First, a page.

The three essential resources of land, energy and water are connected by the same crisis of inequality driven by increasing privatization and corporate control. While universal provision remains an eminently practical goal, it requires a shift in global priorities and wide-scale redistribution through a system of international sharing monitored by an effective and representative United Nations.
Given the history of native title in Australia, it is difficult to see how indigenous land rights can ever be truly respected through the current legal system. Rather, the non-indigenous population must genuinely acknowledge and redress the wrongs of the past, writes Justin Frewen.
Creating a market for land rights can lead to a concentration of ownership, restricing access for those who are dependent on land for their livelihoods. Agrarian reform based on customary systems could be promoted as an alternative, says the UN Special Rapporteur on the Right to Food, Olivier De Schutter.
If governments were to stop subsidising fossil fuels, global greenhouse gas emissions could be cut drastically and spending channelled towards poverty alleviation measures. Countries should begin negotiations on a multilateral agreement to phase out these harmful subsidies, writes Mark Halle.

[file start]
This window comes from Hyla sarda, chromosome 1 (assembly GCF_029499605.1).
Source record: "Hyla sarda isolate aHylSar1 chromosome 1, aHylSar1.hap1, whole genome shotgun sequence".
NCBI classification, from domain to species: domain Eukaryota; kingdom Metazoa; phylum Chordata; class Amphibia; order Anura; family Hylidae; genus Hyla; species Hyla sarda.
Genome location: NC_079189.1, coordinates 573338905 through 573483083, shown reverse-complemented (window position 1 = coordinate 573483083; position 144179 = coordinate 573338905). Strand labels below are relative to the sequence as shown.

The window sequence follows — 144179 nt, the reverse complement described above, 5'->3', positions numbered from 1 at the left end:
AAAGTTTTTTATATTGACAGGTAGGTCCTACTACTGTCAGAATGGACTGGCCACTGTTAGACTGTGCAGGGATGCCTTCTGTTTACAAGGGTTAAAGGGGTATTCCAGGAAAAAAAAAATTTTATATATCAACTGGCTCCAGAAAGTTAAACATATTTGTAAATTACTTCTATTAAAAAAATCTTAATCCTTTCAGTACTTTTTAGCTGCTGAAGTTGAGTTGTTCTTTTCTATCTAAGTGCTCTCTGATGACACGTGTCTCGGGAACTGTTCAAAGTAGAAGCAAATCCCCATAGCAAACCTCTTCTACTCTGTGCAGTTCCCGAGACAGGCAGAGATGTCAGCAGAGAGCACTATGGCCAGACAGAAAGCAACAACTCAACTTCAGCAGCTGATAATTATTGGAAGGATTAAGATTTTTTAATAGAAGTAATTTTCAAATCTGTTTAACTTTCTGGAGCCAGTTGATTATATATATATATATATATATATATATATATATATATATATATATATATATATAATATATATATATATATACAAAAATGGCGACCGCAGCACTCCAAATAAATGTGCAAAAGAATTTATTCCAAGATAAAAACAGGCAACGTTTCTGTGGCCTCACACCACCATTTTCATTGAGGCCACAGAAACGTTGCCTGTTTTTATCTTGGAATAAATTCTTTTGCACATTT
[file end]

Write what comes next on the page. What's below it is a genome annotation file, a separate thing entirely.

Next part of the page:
Contrary to popular claims, World Bank support for coal and oil projects does not increase access to energy for the world’s poorest. Support for all fossil fuel development that does not solely aim to benefit the poor should end, says a report by Oil Change International.
Water is set to surpass oil as the world’s scarcest critical resource. Operationalising the newly recognised human right to water and sanitation, and ensuring all countries have the capacity to obtain, manage and wisely use water resources, is imperative, argues Martin Khor.
A new study has found that the world’s rivers are so badly affected by human activity that the water security of almost 5 billion people is threatened. This number is likely to rise in coming decades as the climate changes and the human population continues to grow, find Charles Vörösmarty et al.
Depleting local water resources to produce goods for foreign consumption can lead to social, health-related and economic problems, particularly for poor communities. A global management standard is needed to ensure universal water security, says a report by Progressio.